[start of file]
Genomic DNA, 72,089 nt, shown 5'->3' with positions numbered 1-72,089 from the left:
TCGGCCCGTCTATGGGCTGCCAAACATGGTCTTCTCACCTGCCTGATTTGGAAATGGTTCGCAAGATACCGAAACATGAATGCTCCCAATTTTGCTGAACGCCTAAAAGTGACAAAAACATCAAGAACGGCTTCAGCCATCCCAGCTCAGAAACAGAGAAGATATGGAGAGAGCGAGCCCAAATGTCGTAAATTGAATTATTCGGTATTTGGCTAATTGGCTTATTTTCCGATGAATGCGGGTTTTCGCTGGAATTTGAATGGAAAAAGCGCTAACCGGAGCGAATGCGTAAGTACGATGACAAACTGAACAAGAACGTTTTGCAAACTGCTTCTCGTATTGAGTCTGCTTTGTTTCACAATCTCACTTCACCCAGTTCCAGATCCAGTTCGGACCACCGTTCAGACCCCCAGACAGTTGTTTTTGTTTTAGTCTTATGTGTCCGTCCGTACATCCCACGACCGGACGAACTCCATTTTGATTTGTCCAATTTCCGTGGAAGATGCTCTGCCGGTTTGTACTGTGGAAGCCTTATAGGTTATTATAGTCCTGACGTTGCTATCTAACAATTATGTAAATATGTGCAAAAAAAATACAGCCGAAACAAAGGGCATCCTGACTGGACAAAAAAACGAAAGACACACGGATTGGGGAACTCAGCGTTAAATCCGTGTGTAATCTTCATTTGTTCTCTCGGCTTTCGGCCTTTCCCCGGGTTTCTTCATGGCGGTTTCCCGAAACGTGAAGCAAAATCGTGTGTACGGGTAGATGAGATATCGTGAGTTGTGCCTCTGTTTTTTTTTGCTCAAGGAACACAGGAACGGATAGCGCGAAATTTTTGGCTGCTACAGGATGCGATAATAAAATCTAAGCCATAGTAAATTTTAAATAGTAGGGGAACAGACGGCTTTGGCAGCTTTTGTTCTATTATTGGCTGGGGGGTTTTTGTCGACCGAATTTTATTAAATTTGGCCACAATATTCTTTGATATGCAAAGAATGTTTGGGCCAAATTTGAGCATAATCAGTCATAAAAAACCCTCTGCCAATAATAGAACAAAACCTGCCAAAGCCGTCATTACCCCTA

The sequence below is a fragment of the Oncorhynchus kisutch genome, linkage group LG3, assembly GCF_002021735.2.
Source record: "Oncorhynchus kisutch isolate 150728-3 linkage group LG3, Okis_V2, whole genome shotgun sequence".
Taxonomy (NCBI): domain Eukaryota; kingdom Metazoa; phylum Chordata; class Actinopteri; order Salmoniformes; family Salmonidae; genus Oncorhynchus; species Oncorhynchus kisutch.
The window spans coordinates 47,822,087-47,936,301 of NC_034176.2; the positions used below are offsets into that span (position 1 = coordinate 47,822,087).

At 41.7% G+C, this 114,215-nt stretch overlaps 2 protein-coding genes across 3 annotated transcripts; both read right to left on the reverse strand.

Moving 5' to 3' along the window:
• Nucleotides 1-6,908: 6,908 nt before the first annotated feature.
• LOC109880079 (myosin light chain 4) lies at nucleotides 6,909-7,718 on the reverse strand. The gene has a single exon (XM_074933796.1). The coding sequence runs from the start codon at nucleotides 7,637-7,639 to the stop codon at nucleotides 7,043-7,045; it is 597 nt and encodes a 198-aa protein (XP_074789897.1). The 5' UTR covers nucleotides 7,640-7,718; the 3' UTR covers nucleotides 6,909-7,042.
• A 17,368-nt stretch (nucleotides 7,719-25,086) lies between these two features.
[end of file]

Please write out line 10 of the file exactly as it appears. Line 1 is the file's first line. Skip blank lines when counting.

• LOC109880079 (myosin light chain 4) lies at nucleotides 6,909-7,718 on the reverse strand. The gene has a single exon (XM_074933796.1). The coding sequence runs from the start codon at nucleotides 7,637-7,639 to the stop codon at nucleotides 7,043-7,045; it is 597 nt and encodes a 198-aa protein (XP_074789897.1). The 5' UTR covers nucleotides 7,640-7,718; the 3' UTR covers nucleotides 6,909-7,042.